"These campuses have done us a great service; they've brought together some of the most leadership minded, ambitious young people in the country and then our part is simply to tell them about Jesus Christ and disciple them in the Lord."

Christian Union has faced pushback from university officials, just as other Christian groups have on secular campuses. But Bennett says he has a more aggressive approach to discrimination making it clear to the university that he won't back down or go away.

"When you do that, the universities end up respecting you more because of it. They know they can't just sort of roll right over you in whatever the circumstance is," Bennett says.

A pretty radical approach that's seen success on campus but actually met resistance from Christians for its aggressive stand. Bennett's response is to point to the apostle Paul.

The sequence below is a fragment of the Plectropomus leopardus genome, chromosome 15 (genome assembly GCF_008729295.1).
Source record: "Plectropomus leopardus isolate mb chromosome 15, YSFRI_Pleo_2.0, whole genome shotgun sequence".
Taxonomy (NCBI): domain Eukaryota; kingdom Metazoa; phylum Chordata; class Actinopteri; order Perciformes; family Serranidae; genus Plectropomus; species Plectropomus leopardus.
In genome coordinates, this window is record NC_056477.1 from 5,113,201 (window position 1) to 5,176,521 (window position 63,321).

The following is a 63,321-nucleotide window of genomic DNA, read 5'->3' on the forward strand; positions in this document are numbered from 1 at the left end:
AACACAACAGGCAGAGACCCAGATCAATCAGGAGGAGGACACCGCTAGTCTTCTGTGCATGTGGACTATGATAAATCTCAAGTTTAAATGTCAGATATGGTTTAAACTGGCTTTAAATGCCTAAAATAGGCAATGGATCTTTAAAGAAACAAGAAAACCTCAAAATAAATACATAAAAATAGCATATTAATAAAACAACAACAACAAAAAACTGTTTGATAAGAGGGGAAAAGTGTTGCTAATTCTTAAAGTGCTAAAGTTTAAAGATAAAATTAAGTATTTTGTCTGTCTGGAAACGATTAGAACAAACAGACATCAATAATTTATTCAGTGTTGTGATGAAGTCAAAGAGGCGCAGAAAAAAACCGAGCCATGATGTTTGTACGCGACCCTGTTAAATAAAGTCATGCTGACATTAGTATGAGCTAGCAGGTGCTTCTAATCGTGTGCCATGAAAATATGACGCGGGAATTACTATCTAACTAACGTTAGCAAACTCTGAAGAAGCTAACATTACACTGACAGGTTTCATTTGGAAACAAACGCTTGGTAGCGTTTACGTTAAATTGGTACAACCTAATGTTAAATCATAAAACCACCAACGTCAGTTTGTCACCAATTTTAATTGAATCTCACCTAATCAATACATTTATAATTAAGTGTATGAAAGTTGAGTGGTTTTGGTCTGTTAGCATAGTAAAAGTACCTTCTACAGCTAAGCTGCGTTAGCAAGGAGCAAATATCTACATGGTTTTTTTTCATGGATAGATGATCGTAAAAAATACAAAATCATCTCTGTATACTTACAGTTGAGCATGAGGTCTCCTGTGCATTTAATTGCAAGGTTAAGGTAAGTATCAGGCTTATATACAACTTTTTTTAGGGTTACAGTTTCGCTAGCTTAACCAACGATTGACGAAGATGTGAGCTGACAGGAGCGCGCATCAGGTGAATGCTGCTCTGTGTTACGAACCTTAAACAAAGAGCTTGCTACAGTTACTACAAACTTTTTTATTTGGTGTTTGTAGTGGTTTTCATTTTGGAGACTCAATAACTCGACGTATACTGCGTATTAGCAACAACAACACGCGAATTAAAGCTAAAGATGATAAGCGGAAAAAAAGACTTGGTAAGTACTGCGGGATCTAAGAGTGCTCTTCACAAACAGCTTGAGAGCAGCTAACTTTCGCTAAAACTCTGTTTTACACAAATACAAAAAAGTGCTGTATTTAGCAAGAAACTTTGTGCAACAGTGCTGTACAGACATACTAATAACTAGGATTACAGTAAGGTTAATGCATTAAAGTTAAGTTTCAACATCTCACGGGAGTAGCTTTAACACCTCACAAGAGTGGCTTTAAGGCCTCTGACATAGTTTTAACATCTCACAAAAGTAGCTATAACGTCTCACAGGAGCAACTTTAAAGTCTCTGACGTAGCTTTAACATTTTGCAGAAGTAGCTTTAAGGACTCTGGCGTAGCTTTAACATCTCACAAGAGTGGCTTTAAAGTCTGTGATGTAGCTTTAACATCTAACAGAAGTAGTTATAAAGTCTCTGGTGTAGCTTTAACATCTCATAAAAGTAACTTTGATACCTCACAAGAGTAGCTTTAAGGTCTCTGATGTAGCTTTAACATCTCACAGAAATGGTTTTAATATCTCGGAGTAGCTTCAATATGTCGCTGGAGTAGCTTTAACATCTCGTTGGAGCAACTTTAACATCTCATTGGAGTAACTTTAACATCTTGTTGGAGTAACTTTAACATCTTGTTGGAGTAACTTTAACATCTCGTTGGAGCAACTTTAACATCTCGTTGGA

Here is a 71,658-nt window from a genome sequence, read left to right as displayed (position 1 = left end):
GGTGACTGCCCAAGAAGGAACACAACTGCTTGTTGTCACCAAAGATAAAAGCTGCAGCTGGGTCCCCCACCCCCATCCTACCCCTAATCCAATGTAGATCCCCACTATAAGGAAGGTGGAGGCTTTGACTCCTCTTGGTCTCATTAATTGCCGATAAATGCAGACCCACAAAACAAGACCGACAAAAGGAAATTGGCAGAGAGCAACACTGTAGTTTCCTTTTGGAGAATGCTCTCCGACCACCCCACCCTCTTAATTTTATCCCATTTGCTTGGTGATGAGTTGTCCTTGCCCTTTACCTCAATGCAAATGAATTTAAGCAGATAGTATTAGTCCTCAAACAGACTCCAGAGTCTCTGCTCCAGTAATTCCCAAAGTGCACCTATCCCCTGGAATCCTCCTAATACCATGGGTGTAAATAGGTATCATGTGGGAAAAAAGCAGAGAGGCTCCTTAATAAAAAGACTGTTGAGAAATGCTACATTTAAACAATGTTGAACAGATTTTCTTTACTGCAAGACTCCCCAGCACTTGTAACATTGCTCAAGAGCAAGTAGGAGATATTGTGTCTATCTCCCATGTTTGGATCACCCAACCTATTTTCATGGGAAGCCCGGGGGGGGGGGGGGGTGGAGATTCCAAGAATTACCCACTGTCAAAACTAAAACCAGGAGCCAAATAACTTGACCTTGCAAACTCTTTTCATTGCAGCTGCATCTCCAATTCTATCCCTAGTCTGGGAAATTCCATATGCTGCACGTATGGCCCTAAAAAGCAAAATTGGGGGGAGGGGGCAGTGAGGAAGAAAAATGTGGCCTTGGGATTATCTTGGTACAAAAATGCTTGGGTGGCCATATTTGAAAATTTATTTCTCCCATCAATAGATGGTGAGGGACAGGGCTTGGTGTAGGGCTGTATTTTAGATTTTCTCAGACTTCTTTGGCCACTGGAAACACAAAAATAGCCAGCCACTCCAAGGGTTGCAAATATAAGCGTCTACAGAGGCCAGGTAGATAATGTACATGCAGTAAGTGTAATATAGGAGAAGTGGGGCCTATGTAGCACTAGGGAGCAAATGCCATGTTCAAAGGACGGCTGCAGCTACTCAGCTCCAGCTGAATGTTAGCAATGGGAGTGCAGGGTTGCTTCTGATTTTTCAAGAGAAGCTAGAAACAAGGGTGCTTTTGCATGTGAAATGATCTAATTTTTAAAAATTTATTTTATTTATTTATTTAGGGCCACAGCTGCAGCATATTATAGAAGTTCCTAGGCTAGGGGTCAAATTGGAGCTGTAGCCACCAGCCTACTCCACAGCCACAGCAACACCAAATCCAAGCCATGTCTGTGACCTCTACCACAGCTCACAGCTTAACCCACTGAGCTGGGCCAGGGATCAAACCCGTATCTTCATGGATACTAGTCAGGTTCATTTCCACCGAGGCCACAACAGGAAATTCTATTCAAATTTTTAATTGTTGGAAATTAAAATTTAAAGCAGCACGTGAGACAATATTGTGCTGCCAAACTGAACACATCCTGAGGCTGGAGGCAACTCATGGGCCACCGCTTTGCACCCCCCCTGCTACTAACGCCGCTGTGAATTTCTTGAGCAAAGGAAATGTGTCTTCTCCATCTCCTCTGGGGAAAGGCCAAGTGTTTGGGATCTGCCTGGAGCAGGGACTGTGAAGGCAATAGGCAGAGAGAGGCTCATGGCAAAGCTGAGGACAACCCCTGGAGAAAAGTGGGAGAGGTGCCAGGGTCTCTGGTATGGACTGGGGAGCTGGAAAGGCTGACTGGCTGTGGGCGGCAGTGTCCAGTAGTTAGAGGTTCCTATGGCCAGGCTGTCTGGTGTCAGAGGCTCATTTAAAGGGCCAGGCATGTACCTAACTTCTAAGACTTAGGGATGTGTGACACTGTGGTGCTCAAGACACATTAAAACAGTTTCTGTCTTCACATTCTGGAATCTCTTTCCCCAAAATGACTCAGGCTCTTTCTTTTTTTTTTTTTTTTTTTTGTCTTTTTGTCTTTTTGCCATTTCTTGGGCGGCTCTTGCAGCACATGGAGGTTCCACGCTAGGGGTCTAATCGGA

"We need to be firm about it. We see wherever the apostle Paul went in his travels, there was either riots or revival. When you preach the gospel and you put it forth there's often reaction, so we should expect that that's normal and should happen and not be afraid of it. There's going to be some turmoil from time to time."

Bringing in the 'Big Guns' to Win Religious Freedom

When Princeton University refused to recognize Christian Union, Bennett took a move from the playbook of powerful secular groups hiring a civil rights organization.